BEFORE HAWKINS, P.J., DAN LEE AND SULLIVAN, JJ.
DAN LEE, JUSTICE, FOR THE COURT:
Zel Thomas appeals his conviction for simple assault on a police officer. Miss. Code Ann. 93-3-7 (Supp. 1985). Thomas was tried October 25 and 26, 1984 and was sentenced to five years in the custody of the Mississippi Department of Corrections, with two years suspended upon good behavior. His conviction followed an initial trial which ended in a mistrial.
Thomas appeals assigning two errors:
THE TRIAL COURT ERRED IN ALLOWING, OVER OBJECTION, THE TESTIMONY OF THE STATE'S WITNESSES ROBERT E. NETHERCOTT, OFFICERS FLOYD JENKINS AND RAY RICHARDSON AS TO OTHER CRIMES (DISTURBING THE PEACE, ASSAULT), IF ANY OCCURRING AT THE RESIDENCE OF ROBERT E. NETHERCOTT, PRIOR TO THE OFFENSE FOR WHICH THE APPELLANT WAS INDICTED.
THE VERDICT WAS AGAINST THE OVERWHELMING WEIGHT OF THE EVIDENCE AND THE LAW.
Zel Thomas had his annual back-to-school party July 1, 1983, on his mother's property in Nesbit, Mississippi. The party was outdoors on a baseball diamond and Thomas had live music with 150 to 200 people present. Robert E. Nethercott was a neighbor. He heard the music early in the evening and it was not objectionable at that time. However, after Netbercott went to bed the music seemed to get louder, preventing him from sleeping. Nethercott called the DeSoto County Sheriff's office to complain at least five times. After one of the calls, Sheriffs' deputies arrived at Nethercott's house with Zel Thomas. Nethercott said the initially cordial meeting rapidly deteriorated and Thomas became abusive, threatened Nethercott and had to be restrained by the deputies, who forced Thomas into the patrol car. Deputy Florida (Floyd) Jenkins stated it looked like Thomas" wanted to jump on [Nethercott], "and Jenkins' partner, Deputy Ray Richardson, grabbed Thomas by the arm and put Thomas in the patrol car to" keep them from fighting there. "
Richardson and Jenkins returned Thomas to his mother's house. Thomas told the deputies to wait because he wanted to call the sheriff. Richardson and Jenkins waited at least 45 minutes, and when Thomas did not return, they left. Nethercott continued to hear the loud music, however, and
went to a nearby grocery to meet Judge Perryman and several deputies where he swore out a complaint against Thomas for disturbing the peace. Judge Perryman issued a warrant for Thomas' arrest and several deputies went to the party to arrest Thomas. The circumstances surrounding Thomas' arrest created the only factual dispute in the case. The facts taken in the light most favorable to the state are these:
Deputies arrived and Jenkins and another deputy approached Thomas at the band stage and tried to serve the arrest warrant. Thomas didn't want to accept it but the deputies arrested him and placed him in the back seat of Jenkins' car. Thomas had been drinking. Jenkins had smelled alcohol on Thomas when they spoke with him earlier in the evening. Before Jenkins could drive off, someone asked if he could speak with Thomas about some financial arrangements for the party. Thomas had not been handcuffed because he had peaceably gone with police to the car. When Jenkins opened the door to allow Thomas to speak, Thomas jumped from the back seat, striking Jenkins in the head or face, bursting Jenkins' hat and knocking off Jenkins' glasses. Jenkins was not cut nor badly injured but Thomas stayed on top of Jenkins, hitting him and trying to grab Jenkins' gun. Jenkins tried to fend off Thomas by" tapping "him with his flashlight. Jenkins had trouble landing a blow but finally hit Thomas solidly. Thomas required 56 stitches on his forehead and over his eye as a result of the scuffle. Thomas fell to the ground where Deputy Danny Wilson was able to pin Thomas down and handcuff him. Thomas kicked Deputy Wilson in the back during this exchange. Thomas was taken later to the hospital for treatment. Deputy Donnie White transported Thomas from the party and stated that Thomas threatened to kill the officers that" did him wrong. "There was no evidence that Thomas had made good on his threat.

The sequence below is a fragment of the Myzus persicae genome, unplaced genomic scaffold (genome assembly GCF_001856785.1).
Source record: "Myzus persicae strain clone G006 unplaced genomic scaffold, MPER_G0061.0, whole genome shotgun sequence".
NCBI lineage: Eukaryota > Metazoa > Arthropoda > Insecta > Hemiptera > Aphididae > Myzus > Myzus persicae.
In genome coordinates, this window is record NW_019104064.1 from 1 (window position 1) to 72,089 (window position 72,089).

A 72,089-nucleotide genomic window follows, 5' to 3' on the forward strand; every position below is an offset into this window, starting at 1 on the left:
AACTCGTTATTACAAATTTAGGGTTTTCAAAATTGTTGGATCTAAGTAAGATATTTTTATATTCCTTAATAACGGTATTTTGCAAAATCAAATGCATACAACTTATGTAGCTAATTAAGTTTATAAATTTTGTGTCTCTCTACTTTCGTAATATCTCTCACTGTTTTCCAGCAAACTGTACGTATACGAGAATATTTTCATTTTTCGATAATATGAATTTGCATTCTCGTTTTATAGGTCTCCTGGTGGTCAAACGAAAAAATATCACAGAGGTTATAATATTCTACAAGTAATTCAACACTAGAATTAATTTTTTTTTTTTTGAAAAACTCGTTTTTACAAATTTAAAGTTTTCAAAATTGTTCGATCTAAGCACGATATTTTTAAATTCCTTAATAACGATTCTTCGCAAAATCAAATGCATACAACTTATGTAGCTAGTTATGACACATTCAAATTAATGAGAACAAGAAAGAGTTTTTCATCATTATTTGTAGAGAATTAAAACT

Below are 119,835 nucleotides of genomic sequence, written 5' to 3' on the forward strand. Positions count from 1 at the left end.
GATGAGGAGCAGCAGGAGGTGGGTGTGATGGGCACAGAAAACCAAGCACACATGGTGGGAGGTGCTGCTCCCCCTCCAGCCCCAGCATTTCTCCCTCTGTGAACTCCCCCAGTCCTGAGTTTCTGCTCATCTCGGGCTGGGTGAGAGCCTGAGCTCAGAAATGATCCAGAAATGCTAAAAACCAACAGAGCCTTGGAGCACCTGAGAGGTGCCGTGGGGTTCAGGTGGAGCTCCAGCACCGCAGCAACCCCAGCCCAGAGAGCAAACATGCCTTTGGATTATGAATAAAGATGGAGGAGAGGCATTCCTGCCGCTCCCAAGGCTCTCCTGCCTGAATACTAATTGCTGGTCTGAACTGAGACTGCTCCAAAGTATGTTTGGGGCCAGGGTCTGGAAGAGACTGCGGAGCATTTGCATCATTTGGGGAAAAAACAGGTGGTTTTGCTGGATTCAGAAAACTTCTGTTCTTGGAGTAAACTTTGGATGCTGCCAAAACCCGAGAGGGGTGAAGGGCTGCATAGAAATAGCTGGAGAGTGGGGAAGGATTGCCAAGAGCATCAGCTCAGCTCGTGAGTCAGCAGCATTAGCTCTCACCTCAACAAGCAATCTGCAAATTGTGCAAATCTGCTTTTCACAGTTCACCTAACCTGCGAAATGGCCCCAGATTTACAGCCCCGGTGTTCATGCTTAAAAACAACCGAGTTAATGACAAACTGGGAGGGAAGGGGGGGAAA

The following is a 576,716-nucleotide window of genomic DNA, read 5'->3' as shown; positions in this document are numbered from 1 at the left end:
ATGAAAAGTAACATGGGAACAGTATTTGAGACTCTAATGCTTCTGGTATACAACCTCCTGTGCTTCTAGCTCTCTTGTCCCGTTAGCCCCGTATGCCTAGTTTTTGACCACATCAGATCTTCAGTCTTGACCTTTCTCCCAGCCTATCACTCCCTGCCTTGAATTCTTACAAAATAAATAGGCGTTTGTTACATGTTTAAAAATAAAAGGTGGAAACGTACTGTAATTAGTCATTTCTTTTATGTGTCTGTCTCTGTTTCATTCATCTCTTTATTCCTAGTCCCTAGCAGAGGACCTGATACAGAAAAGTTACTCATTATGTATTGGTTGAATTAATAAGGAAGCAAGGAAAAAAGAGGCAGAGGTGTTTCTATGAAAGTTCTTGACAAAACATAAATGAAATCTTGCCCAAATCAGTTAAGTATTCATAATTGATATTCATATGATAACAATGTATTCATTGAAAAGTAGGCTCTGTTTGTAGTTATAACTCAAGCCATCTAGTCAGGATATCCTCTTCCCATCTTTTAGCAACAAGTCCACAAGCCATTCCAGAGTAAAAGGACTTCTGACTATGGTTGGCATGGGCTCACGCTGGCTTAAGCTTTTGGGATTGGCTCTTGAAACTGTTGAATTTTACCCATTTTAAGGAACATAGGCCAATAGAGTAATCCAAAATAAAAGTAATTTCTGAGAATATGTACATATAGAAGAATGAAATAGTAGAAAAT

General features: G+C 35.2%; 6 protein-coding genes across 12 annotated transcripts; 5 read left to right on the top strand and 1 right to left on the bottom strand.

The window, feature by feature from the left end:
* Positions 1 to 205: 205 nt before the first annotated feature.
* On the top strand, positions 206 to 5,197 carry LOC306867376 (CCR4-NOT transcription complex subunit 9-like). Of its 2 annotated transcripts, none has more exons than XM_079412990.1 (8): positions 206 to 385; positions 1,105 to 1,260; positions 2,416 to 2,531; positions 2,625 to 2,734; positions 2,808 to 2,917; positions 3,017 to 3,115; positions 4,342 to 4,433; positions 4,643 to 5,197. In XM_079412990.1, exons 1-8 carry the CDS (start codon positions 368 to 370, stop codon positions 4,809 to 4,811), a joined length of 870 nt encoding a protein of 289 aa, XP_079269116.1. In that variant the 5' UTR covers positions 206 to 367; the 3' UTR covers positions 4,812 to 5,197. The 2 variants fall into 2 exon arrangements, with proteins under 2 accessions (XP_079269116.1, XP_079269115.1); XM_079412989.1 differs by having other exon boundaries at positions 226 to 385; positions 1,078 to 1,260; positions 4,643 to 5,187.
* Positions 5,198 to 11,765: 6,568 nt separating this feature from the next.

All of the state's evidence was corroborated in varying detail by testimony from at least one of the deputies at the party; Richardson, Wilson, Donnie White and former deputy Phillip Austein, although only Austein and Richardson corroborated Jenkins' account of who threw the first punch. In questioning Austein and Richardson about the first blow, defense counsel alluded to their ...